Para sa bayan: U.P. lends expertise, resources in fight vs coronavirus
MANILA, Philippines– As the coronavirus disease continues to spread across the country, the University of the Philippines (UP) has risen to the challenge of lending its expertise and resources to stem the new virus.
With 8 constituent universities across the archipelago, several UP campuses have led initiatives to help reduce the impact of the coronavirus outbreak in their communities.
UP Diliman’s Palma Hall opened its doors to become an isolation area for suspected and probable coronavirus cases in the area.
Standing tall as the university’s largest classroom building complex, Palma Hall has long been a staging ground and center for UP Diliman’s social engagement.
The first floor lobby and classrooms will be isolation area. The classrooms on the second and third floors might be used for that purpose as well.
Fifty beds have been set up in the building – two in each classroom with plastic screens separating the bed areas.
Meanwhile, the UP Asian Institute of Tourism (AIT) offered its space as a COVID-19 testing center in Quezon City.
The testing center at AIT, which is equipped with swab booths, targets 50 tests per day. The specimens are forwarded for processing to the Lung Center of the Philippines and St Luke’s Medical Center-Quezon City.
Quick response to COVID-19
After Chinese scientists released the whole genome sequence of the virus to the public, several scientists at the National Institutes of Health of UP Manila were quick to develop a testing kit as early as February.
Priced at P1,320, the kit is said to be 6 times cheaper than its foreign counterpart, which costs around P8,500. The kit provides results in two hours. (READ: #SalamatUP: Netizens laud U.P. scientists for developing coronavirus testing kits)
Despite the early innovation, the testing kit was only allowed for mass use starting April 4.
Taking on the challenge, the UP-Philippine General Hospital (UP PGH) heeded the Department of Health's request to be a coronavirus referral hospital in the Philippines, while still juggling other patients.
PGH, according to its website, is considered as the biggest modern government tertiary hospital in the Philippines, servicing more than 600,000 patients every year and catering especially to poor Filipinos. It remains as the only national referral center for tertiary care.
Science for the people
To help address the outbreak, UP Diliman has been utilizing the wonders of science to serve the people. Its College of Science has lent its qPCR machines for COVID-19 testing and 3D printers for personal protective equipment (PPE) production.
It also deployed members from the Institute of Biology and the National Institute of Molecular Biology and Biotechnology to join frontliners who can perform COVID-19 tests.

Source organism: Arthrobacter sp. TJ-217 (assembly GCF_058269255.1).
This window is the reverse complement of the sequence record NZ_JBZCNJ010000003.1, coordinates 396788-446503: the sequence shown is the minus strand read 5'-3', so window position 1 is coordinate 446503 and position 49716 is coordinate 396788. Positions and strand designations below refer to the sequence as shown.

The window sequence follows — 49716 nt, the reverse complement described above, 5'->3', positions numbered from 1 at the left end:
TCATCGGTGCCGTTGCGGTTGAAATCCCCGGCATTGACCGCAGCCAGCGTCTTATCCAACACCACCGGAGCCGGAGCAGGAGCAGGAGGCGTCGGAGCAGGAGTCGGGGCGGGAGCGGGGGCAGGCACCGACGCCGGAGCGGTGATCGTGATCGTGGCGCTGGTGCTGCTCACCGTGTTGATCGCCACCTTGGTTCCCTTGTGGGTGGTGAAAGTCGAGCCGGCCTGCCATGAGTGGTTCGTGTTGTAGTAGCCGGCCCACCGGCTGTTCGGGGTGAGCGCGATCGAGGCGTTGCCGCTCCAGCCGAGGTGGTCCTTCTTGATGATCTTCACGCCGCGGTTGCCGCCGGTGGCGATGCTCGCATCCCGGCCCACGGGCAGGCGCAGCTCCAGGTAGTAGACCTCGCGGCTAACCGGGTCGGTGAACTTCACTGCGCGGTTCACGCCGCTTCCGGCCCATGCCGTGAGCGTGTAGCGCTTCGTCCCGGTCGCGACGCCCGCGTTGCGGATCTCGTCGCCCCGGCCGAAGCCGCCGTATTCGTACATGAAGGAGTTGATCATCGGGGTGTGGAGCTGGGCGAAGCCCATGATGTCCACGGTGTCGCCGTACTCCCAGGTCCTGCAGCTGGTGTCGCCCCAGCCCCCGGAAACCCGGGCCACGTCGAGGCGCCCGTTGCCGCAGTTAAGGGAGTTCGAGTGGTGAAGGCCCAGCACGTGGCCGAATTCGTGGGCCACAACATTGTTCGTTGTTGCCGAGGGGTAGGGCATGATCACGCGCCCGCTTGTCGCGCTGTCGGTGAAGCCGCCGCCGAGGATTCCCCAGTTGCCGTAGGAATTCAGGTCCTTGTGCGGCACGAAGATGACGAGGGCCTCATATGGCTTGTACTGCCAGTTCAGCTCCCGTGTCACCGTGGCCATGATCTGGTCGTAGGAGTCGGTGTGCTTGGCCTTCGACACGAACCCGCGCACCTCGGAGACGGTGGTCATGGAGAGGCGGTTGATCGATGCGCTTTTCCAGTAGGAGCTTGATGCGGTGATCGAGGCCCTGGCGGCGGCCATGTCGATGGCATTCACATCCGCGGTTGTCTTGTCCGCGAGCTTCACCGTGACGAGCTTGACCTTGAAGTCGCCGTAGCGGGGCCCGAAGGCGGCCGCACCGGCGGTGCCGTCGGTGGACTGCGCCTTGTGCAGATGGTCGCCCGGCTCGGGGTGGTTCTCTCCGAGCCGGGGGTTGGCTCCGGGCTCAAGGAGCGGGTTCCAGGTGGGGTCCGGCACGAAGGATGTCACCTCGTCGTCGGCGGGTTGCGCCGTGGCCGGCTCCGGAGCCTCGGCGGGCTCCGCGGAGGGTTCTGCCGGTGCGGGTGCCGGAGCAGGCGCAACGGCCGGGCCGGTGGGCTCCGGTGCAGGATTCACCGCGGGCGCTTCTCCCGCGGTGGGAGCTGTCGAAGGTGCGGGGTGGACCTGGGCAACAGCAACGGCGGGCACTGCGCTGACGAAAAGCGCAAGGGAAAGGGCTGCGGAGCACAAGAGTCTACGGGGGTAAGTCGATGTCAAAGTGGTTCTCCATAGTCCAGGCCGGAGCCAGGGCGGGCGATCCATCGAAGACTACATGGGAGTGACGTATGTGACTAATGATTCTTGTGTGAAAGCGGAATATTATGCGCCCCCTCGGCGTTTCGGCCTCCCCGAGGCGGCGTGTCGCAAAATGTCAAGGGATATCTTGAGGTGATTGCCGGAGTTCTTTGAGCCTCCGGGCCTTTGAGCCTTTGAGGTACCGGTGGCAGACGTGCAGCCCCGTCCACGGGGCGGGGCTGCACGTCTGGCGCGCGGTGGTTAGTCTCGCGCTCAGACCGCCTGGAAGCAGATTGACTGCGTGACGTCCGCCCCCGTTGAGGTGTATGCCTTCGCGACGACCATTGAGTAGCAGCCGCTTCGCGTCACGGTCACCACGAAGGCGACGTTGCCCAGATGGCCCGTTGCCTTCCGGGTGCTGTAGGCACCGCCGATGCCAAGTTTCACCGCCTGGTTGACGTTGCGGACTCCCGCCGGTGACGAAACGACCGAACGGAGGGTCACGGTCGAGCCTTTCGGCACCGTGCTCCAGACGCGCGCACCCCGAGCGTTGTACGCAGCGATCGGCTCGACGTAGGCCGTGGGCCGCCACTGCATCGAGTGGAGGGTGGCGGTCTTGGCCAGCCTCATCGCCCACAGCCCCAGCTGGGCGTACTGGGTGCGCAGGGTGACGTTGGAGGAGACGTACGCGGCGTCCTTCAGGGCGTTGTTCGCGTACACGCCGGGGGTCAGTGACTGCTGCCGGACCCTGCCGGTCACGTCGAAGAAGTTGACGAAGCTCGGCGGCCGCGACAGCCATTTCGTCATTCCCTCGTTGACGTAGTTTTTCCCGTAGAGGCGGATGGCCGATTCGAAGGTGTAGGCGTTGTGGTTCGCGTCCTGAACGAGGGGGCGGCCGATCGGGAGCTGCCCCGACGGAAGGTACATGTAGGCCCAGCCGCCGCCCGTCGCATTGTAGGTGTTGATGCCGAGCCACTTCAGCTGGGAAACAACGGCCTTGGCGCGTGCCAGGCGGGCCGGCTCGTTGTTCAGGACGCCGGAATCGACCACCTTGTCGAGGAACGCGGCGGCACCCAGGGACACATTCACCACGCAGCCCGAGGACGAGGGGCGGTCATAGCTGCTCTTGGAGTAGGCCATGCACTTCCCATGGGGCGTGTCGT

Laboratories in the college have also donated supplies to public hospitals. A model for disease transmission is also in the works to propose the best next move to the national government.
Meanwhile, a team of UP chemists produced alcohol sanitizers following the World Health Organization’s formulation to provide added protection for UP Diliman constituents, dormers, and UP PGH.
“All these efforts are being done because our standing mandate as UP scientists is to make science serve the people,” CS Associate Dean Lillian Rodriguez told the UP Media and Public Relations Office.
Extending a helping hand
Seeking to further improve access to information, UP-PGH launched its Bayanihan Na! COVID-19 Operations Center on March 30 to answer queries related to COVID-19.
In close partnership with the Philippine Long Distance Telephone Company (PLDT), the hotline 155-200 is open to the public 24/7. This aims to provide assistance as well as mitigate the influx of patients in hospitals by being able to consult with professionals faster.
At the same time, UPD Psychosocial Services (PsycServ) program with the UPD Department of Psychology is offering free telepsychotherapy services to frontliners and individuals in a bid to help those affected by the outbreak.
PsycServ operates only from Monday to Friday, from 9 am to 5 pm, and can be accessed through http://bit.ly/PsycServPH.
The UP College of Law, for its part, sought ways to offer its services during the outbreak through free legal assistance. Those who find themselves becoming victims of discrimination may reach out for help through https://law.upd.edu.ph/uplawhelps/ and email@example.com.
The line is operational only from 8 am to 12 pm, and 1 pm to 5 pm from Monday to Friday.
Using arts and literature in service of the people
Aside from work in medicine and the sciences, UP also contributes to the fight against COVID-19 through the arts and humanities as well.
On April 7, the Department of Speech and Communication and Theatre Arts (DSCTA) of the College of Arts and Letters’ (CAL) Dulaang Unibersidad ng Pilipinas (DUP) streamed 3 of its plays on its Youtube page for free.
Meanwhile, Professor Eilene Antoinette G. Narvaez of UP’s Departamento ng Filipino at Panitikan ng Pilipinas has translated terminologies related to COVID-19 to Filipino to make the information accessible to more people.
A similar effort was launched by the UP College of Education, which created a dictionary for children to understand common COVID-19 terms found in the news. The dictionary is in English and Filipino, and can be found here. – Rappler.com
Giana Danielle Larrauri is a Mover from Taytay Rizal and the Editor-in-Chief of SINAG, the official student publication of the College of Social Sciences and Philosophy, University of the Philippines-Diliman. She is a 4th year BA Philosophy student.